Bob Turner, the chief information security officer at the University of Wisconsin-Madison for the past six-plus years, left the university this month for a new role with the cybersecurity vendor Fortinet.
Turner, who had announced his impending departure from Wisconsin in June, is now a field CISO with Fortinet, advising the company’s higher-education clients on cybersecurity strategy, vulnerability management and other practices.
In a LinkedIn post announcing his new job, Turner called his time with Wisconsin “the ride of a lifetime — sometimes a rollercoaster, most times a rocket ship to success.”
During his time in Madison, Turner was responsible for building up a cybersecurity program on the state’s flagship campus, which serves more than 45,000 students and employs more than 2,200 academic staff. He sponsored the creation of the UW-Madison Information Security Team — or MIST — a board of IT staff responsible for developing campuswide cybersecurity training sessions. Turner’s office launched a new training course in April that faculty and staff were required to complete this spring, while students will be required to take it when the fall semester begins.
Along with the cyber hygiene education, Turner was also credited with building up Wisconsin’s cybersecurity office overall.
“We now have an exceptional team of cybersecurity professionals and a growing community of technologists and managers who actively practice cybersecurity risk management,” Lois Brooks, the university’s chief information officer, wrote in a June 24 blog post.
Brooks also praised Turner for a July 2020 proposal to modify some of the color-coded language frequently tossed around in IT and cybersecurity practices. Turner’s idea, which came amid a national reckoning on race, proposed doing away with terms like “blacklist” and “whitelist” in favor of “block list” and “allow list,” and replacing terms like “master” and “slave” with “primary” and “secondary.”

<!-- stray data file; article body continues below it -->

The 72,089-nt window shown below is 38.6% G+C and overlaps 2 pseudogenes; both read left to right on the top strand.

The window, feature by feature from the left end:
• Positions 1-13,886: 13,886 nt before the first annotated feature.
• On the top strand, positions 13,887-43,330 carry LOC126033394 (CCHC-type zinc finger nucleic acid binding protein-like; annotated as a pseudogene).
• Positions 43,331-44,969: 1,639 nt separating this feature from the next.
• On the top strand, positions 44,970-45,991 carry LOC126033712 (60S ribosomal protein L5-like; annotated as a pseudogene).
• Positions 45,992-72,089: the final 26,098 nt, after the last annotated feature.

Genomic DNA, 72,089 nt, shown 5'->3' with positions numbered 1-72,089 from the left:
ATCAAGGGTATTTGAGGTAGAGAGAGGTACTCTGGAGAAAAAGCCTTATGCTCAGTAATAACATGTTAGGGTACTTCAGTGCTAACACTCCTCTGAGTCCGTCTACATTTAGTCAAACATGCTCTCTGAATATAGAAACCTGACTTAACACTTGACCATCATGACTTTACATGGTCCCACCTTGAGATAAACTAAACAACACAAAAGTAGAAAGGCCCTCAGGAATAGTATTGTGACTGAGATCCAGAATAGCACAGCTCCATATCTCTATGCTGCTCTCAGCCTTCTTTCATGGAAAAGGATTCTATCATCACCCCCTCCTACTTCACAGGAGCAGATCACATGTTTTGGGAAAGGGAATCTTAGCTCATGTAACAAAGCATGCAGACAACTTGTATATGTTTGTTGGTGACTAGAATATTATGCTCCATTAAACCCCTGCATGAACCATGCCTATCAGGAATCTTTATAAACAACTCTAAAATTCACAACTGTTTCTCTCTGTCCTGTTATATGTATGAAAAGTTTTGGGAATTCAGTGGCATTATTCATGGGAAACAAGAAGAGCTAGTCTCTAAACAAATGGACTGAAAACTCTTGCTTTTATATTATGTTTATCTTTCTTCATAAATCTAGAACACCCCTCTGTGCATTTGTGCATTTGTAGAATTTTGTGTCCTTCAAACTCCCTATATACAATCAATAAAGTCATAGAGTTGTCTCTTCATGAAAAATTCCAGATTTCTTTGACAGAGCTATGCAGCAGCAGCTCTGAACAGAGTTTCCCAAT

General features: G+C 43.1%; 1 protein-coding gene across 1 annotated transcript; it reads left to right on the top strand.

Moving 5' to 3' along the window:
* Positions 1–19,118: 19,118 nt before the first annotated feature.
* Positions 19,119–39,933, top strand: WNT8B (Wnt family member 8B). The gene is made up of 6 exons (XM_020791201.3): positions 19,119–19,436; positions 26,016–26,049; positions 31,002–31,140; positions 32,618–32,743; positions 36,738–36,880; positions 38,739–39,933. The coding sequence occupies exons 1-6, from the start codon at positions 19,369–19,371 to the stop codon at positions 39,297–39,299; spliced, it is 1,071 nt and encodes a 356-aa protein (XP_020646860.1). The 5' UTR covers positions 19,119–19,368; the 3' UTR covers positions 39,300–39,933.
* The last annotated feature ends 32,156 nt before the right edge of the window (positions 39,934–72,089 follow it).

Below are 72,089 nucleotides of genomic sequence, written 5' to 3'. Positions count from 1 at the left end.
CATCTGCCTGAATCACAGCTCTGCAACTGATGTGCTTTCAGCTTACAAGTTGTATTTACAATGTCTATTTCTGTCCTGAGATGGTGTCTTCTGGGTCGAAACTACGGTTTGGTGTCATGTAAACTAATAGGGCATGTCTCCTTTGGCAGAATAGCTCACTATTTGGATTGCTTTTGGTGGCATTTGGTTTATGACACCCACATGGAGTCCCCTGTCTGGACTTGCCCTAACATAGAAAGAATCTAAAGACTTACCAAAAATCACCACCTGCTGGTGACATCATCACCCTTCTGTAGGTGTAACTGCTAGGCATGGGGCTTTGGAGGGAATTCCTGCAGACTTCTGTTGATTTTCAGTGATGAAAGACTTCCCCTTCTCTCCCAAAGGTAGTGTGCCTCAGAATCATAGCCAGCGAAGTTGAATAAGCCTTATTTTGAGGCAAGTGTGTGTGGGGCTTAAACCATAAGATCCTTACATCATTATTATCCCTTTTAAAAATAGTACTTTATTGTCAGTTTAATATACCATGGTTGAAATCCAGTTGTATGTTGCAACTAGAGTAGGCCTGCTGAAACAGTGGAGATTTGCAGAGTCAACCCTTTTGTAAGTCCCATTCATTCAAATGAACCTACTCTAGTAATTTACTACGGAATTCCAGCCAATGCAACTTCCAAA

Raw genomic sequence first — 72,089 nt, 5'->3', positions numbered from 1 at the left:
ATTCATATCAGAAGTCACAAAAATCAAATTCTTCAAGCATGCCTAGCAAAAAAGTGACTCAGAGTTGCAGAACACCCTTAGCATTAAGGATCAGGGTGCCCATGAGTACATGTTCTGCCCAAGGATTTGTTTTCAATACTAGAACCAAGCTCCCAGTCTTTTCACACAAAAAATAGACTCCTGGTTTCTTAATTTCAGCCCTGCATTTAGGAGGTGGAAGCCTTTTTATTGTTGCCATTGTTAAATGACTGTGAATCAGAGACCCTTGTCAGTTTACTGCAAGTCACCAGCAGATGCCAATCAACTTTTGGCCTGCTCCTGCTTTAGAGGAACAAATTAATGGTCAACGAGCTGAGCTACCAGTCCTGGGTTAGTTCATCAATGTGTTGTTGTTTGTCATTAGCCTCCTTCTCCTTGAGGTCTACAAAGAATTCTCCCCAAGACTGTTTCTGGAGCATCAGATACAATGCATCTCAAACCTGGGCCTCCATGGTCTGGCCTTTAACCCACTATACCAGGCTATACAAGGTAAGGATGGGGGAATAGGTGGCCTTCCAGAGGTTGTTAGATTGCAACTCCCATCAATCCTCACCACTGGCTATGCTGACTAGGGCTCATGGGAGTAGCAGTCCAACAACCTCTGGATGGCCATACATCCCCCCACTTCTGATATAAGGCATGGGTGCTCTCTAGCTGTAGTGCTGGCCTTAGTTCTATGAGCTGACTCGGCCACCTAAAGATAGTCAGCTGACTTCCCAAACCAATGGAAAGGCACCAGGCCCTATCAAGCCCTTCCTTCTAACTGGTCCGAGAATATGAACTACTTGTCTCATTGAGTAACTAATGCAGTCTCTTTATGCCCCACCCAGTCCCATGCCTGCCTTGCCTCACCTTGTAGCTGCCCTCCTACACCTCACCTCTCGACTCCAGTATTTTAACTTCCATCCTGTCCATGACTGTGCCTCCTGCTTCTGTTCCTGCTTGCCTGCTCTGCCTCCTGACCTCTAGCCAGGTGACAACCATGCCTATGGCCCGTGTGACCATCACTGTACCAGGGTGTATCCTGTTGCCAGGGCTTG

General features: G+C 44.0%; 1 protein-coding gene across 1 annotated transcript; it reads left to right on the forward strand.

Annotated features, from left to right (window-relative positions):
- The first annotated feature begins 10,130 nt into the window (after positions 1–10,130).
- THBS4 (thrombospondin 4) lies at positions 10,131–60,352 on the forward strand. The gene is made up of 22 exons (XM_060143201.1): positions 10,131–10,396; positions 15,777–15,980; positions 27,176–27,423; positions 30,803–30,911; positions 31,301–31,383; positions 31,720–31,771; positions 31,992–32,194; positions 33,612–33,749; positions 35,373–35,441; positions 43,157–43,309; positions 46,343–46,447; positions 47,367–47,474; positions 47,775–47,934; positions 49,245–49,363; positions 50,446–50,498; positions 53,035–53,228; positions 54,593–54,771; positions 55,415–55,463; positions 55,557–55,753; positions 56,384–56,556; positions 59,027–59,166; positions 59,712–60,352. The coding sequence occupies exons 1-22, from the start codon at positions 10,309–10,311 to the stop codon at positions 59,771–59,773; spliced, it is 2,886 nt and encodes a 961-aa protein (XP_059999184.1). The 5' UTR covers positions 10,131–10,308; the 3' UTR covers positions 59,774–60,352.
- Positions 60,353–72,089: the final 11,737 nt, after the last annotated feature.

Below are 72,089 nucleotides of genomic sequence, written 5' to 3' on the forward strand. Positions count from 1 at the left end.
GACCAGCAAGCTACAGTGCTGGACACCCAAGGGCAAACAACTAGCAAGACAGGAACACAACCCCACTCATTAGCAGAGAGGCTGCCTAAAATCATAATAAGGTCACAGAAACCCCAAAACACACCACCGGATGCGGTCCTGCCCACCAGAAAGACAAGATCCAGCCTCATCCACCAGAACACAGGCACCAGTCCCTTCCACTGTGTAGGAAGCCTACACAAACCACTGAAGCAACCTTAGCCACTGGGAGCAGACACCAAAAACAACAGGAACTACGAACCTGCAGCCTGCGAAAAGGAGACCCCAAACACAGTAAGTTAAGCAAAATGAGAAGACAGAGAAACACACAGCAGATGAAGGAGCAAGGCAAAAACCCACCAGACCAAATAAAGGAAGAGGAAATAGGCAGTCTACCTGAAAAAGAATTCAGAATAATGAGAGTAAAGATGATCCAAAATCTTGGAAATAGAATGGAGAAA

“Developing slang and jargon may save time. But choosing terms that are insensitive defeats the learning, especially if you are the one offended,” he wrote at the time.
Turner’s cybersecurity office also sent routine alerts to the Wisconsin community about the latest threats and online scams. Last November, he warned that cybercriminals are increasingly using artificial intelligence and machine learning tools to improve their tactics, which he said was a reason organizations like universities should also use those tools in their defenses.
“The criminals that are out there, they’re also using AI and ML to advance their ability to create malware,” he said. “And those are great opportunities for employees to use AI and ML in our environment, making sure that the hundreds of thousands of things that go on on our network are captured on a regular basis and also that we’ve understand them.”
Jeffrey Savoy, Turner’s former deputy and a university employee since 1995, is serving as university CISO on an interim basis, university leaders said.